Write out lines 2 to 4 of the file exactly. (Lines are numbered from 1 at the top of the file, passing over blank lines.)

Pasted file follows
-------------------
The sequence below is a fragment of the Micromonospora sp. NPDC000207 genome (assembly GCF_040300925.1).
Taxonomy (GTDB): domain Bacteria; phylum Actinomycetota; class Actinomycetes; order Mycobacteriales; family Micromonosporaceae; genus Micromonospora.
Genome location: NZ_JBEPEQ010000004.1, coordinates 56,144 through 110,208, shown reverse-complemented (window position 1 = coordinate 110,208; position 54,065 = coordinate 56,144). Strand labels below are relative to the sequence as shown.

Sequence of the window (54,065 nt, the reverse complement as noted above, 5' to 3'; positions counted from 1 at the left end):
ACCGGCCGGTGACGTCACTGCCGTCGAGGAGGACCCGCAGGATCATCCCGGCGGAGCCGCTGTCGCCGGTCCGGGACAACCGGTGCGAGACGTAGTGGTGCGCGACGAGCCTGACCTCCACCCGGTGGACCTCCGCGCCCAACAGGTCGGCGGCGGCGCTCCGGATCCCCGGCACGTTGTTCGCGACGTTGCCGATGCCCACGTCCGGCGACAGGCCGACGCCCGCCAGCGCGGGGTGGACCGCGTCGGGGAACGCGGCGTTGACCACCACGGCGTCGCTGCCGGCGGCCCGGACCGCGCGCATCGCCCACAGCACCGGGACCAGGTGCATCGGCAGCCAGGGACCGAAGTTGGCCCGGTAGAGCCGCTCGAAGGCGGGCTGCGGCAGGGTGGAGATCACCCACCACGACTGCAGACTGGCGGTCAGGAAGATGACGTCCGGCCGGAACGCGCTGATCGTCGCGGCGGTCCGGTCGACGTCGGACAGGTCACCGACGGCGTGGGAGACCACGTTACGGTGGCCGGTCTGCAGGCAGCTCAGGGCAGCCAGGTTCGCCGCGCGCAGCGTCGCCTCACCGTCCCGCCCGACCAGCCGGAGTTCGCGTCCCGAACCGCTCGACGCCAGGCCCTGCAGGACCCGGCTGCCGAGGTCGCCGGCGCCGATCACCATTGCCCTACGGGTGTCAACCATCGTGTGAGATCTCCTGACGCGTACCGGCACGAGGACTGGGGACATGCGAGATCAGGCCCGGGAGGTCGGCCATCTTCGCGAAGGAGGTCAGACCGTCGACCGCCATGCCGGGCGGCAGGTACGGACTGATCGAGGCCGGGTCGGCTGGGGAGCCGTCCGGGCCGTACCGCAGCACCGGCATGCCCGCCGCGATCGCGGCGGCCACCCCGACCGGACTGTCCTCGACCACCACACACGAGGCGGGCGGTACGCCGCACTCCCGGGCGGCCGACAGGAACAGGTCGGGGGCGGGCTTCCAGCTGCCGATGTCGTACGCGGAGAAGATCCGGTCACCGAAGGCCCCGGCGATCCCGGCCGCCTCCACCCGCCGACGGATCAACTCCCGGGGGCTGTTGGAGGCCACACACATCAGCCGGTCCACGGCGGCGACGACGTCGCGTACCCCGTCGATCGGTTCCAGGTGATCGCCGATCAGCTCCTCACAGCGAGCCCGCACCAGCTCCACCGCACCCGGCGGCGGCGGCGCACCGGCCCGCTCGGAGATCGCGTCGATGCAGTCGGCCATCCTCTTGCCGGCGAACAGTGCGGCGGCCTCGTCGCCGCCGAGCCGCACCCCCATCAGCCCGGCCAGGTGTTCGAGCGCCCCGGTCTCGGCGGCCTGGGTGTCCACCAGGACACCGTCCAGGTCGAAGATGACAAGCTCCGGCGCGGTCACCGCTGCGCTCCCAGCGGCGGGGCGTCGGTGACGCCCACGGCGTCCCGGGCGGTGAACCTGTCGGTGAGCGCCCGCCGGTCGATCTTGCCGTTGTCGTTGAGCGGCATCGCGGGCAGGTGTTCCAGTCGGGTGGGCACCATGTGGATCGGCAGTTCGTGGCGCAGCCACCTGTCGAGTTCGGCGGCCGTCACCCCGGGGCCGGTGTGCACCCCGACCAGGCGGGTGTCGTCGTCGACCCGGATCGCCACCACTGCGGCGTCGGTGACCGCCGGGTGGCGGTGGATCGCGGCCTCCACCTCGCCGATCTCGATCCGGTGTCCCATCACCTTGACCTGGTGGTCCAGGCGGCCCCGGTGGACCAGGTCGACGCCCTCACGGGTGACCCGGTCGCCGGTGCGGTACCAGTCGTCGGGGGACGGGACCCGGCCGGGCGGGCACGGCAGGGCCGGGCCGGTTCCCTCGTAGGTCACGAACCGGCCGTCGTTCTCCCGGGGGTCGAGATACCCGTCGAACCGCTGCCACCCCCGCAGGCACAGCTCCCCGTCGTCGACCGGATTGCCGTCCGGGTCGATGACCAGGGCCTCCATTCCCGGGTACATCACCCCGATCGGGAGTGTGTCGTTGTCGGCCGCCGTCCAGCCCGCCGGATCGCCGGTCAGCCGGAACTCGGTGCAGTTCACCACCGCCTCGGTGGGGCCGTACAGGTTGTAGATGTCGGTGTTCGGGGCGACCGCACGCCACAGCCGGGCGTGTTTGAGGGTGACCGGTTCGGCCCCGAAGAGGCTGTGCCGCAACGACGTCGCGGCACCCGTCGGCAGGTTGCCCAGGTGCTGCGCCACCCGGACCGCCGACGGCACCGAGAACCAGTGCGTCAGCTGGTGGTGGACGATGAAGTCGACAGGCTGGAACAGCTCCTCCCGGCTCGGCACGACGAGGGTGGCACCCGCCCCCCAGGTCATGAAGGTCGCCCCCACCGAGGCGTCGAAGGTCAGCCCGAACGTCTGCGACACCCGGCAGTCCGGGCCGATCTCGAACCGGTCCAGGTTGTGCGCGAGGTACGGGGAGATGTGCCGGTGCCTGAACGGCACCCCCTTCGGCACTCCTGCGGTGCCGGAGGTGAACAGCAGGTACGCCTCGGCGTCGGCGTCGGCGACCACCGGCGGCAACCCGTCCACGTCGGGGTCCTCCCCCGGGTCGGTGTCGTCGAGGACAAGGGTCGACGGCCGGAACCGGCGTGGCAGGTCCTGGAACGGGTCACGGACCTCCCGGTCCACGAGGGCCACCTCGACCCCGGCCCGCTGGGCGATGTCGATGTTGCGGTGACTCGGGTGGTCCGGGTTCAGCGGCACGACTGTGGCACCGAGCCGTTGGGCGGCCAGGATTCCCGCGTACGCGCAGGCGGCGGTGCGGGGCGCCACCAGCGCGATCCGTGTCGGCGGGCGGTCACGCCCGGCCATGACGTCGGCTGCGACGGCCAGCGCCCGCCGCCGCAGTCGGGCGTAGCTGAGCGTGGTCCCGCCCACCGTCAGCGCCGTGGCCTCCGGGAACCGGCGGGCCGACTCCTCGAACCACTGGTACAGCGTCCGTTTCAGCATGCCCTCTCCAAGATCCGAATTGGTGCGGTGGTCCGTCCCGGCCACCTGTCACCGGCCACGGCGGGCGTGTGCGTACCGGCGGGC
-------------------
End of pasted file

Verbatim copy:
Taxonomy (GTDB): domain Bacteria; phylum Actinomycetota; class Actinomycetes; order Mycobacteriales; family Micromonosporaceae; genus Micromonospora.
Genome location: NZ_JBEPEQ010000004.1, coordinates 56,144 through 110,208, shown reverse-complemented (window position 1 = coordinate 110,208; position 54,065 = coordinate 56,144). Strand labels below are relative to the sequence as shown.

Sequence of the window (54,065 nt, the reverse complement as noted above, 5' to 3'; positions counted from 1 at the left end):